There Goes Rhymin' Simon: The First Four Books Of Paul

With Paul Simon's latest CD, So Beautiful or So What, released this spring, the reissue folks at Columbia/Legacy have embarked on a reissue project. Out of the box first this month are his four solo releases after the implosion of Simon and Garfunkel.

Coming on the heels of S&G's epic farewell, Bridge Over Troubled Water, the simply titled Paul Simon (1971) couldn't have been more different. This low-key effort shows Simon dipping his musical toes into different genres - something he continues to do today - be it singer-songwriter ("Duncan," "Congratulations"), jazz ("Run that Body Down"), ballads ("Armistice Day"), and blues ("Paranoia Blues").

The record also debuted two hits, the reggae-tinged "Mother and Child Reunion" and the jaunty "Me and Julio Down By the Schoolyard" - though what Mama saw that was "against the law," he's never quite clarified... All in all, it's Paul Simon taking his first, almost shy steps into the solo spotlight. That's a theory borne out by the cover, which features Simon's face barely poking out of one of those huge fuzzy-hooded winter coats, making him look like a Jewish Eskimo.

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A more skilled and satisfying collection is There Goes Rhymin' Simon (1973). The songs are better, and the influence of producer Phil Ramone and the Muscle Shoals Rhythm Section flavor tracks like "Take Me To the Mardi Gras," the quirky "One Man's Ceiling is Another Man's Floor," and the gorgeous ballad "Something So Right."

And while "American Tune" doesn't quite play out as the epic statement that Simon is reaching for, he does deliver a tender father-son ballad rich with imagery in "St. Judy's Comet." And there's two more hits - the paean to now-forgotten photographic technology "Kodachrome," and the buoyant white-man's gospel of "Love Me Like a Rock." Simon is still working in many different genres here, but with more solid (and fun) results than his debut.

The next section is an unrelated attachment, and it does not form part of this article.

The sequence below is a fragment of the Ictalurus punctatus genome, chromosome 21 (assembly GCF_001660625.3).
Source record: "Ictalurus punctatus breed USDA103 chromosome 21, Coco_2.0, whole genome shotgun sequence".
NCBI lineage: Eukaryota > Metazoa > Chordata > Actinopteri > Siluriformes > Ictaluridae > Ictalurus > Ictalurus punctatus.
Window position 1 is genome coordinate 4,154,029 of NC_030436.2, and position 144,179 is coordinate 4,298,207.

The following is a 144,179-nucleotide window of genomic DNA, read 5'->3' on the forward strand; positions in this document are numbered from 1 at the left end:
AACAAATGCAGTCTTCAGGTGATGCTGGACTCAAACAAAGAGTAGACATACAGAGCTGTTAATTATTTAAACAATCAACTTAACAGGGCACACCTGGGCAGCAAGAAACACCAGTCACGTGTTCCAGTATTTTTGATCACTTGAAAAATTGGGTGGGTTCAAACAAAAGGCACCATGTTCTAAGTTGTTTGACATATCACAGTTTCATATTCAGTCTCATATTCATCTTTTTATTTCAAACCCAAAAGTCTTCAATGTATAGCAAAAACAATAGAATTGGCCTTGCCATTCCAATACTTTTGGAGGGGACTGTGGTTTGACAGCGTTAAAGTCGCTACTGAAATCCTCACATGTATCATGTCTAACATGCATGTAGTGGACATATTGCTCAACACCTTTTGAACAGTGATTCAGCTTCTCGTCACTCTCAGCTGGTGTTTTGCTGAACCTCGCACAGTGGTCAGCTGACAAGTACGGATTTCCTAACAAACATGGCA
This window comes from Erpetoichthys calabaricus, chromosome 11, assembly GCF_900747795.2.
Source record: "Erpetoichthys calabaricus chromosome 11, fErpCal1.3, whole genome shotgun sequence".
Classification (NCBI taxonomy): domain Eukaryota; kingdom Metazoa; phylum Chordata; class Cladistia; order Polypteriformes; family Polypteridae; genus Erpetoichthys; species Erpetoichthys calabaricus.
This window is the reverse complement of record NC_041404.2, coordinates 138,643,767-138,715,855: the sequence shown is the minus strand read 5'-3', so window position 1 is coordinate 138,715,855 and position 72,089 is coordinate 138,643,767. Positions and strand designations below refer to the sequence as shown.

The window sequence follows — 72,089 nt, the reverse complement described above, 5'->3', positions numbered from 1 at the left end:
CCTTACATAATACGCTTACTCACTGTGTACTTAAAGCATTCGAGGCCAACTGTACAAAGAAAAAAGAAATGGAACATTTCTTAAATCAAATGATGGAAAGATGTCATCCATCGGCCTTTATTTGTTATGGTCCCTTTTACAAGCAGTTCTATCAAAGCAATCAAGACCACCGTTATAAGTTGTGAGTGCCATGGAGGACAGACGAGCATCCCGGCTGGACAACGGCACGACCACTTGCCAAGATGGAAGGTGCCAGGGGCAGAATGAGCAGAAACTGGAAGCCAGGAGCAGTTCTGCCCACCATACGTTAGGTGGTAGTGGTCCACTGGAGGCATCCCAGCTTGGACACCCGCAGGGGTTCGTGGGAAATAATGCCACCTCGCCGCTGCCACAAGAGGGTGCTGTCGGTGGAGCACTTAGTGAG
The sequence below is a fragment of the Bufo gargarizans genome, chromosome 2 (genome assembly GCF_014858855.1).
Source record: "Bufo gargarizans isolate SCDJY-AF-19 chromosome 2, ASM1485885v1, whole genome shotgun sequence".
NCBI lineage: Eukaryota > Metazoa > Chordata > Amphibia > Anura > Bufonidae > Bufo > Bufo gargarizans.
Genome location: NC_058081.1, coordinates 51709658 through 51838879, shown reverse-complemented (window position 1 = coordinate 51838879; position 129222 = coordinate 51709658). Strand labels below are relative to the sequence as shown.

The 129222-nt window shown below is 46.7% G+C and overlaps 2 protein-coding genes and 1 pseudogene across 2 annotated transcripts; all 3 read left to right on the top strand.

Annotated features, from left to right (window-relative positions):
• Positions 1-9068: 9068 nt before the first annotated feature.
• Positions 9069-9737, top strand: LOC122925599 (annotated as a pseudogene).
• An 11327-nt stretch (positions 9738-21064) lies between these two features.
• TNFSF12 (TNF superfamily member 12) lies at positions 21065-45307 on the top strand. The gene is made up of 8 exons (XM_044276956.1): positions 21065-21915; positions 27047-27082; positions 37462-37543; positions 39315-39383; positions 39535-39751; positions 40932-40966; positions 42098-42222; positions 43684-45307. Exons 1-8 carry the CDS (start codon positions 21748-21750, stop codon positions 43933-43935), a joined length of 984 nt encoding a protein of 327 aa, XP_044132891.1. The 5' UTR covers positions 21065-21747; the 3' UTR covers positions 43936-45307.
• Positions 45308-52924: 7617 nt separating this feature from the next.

Paul Simon in Concert: Live Rhymin' (1974) is a nicely effective concert souvenir, with tracks from both his Simon & Garfunkel and solo eras. Highlights include a just-Paul-and-guitar reworking of "Homeward Bound" (and the remastered sound really brings out the acoustic guitar picking), along with "Duncan" and "The Boxer." The last two are buoyed by the lyrical flutes-and-percussion playing of Urubama. Simon credits the group with introducing him to South American music in 1965, and their backing contributions add zest.

Additional guests include the Jessy Dixon Singers, whose wailing gospel vocals turn "Love Me Like a Rock," into something fit for a vibrant church service. "The Sound of Silence" and "Bridge Over Troubled Water" come out like dreamy hymns.

But the best disc, where Simon brings it all together, is Still Crazy After All These Years (1975). And while hits including the title track, long a staple of wistful listening for middle-aged men, and the funny, inventive "50 Ways to Leave Your Lover" are radio staples, there are plenty of other gems.

They include the nostalgic "My Little Town" (which reunited him on record with Art Garfunkel), the gospel-fueled "Gone At Last," the slinky vibe of "Have a Good Time," and even the somewhat creepy "Night Game," the only song, to our knowledge, to feature a baseball pitcher who dies on the mound.

Each disc features bonus tracks, including demos that revealingly sometimes don't resemble the finished tune. Unfortunately, there aren't any liner notes, photos, or historical essays which could have made the reissues even better for fans wanting some insight into Simon and his music.

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